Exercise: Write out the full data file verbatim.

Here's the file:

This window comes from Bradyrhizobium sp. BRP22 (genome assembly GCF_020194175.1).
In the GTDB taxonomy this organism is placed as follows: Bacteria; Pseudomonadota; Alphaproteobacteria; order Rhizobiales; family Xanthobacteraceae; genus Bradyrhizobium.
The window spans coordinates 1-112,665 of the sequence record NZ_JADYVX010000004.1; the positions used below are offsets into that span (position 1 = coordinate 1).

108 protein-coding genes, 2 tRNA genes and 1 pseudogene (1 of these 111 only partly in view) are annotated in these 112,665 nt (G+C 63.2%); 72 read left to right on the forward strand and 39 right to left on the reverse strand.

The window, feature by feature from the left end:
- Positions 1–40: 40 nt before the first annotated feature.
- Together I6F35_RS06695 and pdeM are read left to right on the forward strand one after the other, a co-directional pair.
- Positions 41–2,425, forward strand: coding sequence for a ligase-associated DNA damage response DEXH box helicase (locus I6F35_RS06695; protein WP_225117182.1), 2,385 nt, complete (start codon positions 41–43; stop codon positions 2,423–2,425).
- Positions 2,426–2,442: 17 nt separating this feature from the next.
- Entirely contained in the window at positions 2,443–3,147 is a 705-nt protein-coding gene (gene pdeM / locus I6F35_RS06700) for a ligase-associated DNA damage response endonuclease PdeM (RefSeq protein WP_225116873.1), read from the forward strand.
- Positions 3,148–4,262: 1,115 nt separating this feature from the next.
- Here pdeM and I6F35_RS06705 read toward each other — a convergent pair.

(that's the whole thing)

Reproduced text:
This window comes from Bradyrhizobium sp. BRP22 (genome assembly GCF_020194175.1).
In the GTDB taxonomy this organism is placed as follows: Bacteria; Pseudomonadota; Alphaproteobacteria; order Rhizobiales; family Xanthobacteraceae; genus Bradyrhizobium.
The window spans coordinates 1-112,665 of the sequence record NZ_JADYVX010000004.1; the positions used below are offsets into that span (position 1 = coordinate 1).

108 protein-coding genes, 2 tRNA genes and 1 pseudogene (1 of these 111 only partly in view) are annotated in these 112,665 nt (G+C 63.2%); 72 read left to right on the forward strand and 39 right to left on the reverse strand.

The window, feature by feature from the left end:
- Positions 1–40: 40 nt before the first annotated feature.
- Together I6F35_RS06695 and pdeM are read left to right on the forward strand one after the other, a co-directional pair.
- Positions 41–2,425, forward strand: coding sequence for a ligase-associated DNA damage response DEXH box helicase (locus I6F35_RS06695; protein WP_225117182.1), 2,385 nt, complete (start codon positions 41–43; stop codon positions 2,423–2,425).
- Positions 2,426–2,442: 17 nt separating this feature from the next.
- Entirely contained in the window at positions 2,443–3,147 is a 705-nt protein-coding gene (gene pdeM / locus I6F35_RS06700) for a ligase-associated DNA damage response endonuclease PdeM (RefSeq protein WP_225116873.1), read from the forward strand.
- Positions 3,148–4,262: 1,115 nt separating this feature from the next.
- Here pdeM and I6F35_RS06705 read toward each other — a convergent pair.